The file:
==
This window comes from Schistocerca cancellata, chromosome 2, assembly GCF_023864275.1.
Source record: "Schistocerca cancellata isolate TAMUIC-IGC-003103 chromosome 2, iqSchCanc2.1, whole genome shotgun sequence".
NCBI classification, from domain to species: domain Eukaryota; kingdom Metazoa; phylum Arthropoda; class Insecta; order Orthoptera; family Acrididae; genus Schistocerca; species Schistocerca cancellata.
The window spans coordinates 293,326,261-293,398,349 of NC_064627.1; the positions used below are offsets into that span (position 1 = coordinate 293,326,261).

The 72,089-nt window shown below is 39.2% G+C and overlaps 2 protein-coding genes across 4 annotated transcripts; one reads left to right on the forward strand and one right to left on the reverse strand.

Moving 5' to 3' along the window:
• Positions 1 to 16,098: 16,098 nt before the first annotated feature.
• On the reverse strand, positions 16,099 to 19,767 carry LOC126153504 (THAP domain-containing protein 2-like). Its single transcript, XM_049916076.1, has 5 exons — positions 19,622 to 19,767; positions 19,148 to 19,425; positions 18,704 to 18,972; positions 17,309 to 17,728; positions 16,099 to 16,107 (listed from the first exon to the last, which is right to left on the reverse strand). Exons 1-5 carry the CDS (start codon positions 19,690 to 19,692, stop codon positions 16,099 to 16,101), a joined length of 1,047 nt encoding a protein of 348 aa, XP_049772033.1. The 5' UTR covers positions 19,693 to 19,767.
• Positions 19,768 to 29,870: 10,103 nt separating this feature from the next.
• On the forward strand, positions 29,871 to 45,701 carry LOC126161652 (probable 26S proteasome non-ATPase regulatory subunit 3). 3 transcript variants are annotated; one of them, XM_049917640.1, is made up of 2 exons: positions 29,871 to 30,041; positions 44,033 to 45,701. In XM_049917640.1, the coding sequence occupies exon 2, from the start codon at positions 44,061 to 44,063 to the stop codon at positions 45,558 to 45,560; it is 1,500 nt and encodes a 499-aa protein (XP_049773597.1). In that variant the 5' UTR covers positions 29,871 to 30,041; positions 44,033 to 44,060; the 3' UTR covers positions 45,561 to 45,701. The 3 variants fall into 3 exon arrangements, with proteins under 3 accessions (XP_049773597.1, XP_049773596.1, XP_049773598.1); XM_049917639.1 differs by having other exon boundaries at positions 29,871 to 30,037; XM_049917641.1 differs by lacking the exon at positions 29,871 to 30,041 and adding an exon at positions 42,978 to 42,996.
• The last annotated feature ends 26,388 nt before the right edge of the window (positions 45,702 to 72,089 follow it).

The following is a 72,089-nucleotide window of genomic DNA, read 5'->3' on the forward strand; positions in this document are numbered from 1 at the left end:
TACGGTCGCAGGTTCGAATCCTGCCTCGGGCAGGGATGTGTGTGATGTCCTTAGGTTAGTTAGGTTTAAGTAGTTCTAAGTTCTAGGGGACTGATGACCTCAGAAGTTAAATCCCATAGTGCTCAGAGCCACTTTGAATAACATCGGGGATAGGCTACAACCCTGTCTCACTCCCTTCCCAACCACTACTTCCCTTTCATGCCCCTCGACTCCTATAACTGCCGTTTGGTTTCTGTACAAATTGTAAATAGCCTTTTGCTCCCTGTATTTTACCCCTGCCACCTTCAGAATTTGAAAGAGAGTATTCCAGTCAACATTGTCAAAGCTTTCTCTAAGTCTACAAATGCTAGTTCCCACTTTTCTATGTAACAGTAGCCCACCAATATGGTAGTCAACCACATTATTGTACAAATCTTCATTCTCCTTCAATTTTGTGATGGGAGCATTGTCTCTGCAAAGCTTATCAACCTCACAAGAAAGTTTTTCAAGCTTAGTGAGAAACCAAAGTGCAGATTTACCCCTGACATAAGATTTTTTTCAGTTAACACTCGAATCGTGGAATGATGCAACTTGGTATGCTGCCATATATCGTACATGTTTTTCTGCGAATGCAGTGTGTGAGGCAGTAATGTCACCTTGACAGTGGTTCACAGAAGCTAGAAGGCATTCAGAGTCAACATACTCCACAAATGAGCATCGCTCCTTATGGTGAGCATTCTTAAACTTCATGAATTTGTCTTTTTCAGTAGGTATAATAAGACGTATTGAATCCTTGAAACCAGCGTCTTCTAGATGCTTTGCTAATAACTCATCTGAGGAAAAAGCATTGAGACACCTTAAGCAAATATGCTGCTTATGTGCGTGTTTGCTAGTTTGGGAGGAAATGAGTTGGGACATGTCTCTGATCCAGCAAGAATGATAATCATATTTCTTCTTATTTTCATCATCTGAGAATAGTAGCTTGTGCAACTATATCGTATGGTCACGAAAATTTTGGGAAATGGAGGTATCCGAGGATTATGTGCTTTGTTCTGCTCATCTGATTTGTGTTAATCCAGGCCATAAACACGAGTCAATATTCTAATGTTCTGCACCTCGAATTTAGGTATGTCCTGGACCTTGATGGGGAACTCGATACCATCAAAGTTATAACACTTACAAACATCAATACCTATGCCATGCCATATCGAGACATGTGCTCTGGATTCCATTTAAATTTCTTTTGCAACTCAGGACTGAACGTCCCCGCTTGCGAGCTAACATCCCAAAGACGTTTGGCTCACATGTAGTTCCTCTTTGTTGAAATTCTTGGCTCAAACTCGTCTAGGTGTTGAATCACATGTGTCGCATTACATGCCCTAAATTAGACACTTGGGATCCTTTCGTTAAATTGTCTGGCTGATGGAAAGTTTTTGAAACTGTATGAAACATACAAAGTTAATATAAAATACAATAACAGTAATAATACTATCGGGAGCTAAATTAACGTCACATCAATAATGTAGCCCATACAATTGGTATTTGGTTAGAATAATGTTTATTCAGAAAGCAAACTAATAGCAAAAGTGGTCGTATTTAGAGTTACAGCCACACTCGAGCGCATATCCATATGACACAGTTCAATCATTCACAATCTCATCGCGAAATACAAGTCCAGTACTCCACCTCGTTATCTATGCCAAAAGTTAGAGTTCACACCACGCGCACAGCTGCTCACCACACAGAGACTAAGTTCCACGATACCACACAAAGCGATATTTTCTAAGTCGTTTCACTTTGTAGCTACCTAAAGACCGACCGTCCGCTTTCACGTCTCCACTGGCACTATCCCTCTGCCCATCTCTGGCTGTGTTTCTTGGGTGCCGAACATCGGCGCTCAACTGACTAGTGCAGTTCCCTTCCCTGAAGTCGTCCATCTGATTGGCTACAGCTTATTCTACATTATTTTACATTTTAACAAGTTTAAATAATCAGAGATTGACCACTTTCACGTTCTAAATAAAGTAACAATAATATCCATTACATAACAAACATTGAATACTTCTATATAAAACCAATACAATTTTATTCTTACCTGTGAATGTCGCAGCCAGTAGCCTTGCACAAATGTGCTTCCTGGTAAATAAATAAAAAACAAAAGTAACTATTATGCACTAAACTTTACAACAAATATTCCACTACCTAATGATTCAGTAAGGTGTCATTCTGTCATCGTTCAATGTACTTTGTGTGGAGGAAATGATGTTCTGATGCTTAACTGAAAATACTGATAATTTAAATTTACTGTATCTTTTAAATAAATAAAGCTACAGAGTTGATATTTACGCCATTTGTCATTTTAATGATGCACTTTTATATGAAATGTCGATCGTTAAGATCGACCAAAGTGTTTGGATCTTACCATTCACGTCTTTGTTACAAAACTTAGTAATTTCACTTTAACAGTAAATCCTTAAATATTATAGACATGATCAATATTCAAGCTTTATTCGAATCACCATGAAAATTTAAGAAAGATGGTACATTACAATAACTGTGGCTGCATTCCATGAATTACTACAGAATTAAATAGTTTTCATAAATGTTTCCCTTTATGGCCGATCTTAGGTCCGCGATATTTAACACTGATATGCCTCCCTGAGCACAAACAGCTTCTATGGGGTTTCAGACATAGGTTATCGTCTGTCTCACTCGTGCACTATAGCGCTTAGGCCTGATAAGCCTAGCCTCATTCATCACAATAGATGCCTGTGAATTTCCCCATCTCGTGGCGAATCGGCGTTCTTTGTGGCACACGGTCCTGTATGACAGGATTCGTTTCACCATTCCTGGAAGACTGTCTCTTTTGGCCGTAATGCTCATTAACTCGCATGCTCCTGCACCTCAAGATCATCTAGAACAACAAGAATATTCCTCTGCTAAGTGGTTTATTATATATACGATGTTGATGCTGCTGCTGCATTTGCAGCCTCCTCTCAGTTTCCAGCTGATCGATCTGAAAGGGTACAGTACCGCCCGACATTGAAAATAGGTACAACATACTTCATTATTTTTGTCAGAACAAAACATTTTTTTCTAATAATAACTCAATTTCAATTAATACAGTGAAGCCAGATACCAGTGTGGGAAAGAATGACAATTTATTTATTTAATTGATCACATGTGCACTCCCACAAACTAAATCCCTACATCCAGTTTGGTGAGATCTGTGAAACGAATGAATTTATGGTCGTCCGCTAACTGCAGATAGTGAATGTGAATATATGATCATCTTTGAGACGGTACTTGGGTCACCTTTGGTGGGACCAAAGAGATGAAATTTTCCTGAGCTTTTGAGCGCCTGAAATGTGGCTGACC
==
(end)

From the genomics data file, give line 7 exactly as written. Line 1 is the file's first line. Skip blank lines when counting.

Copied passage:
• Positions 1 to 16,098: 16,098 nt before the first annotated feature.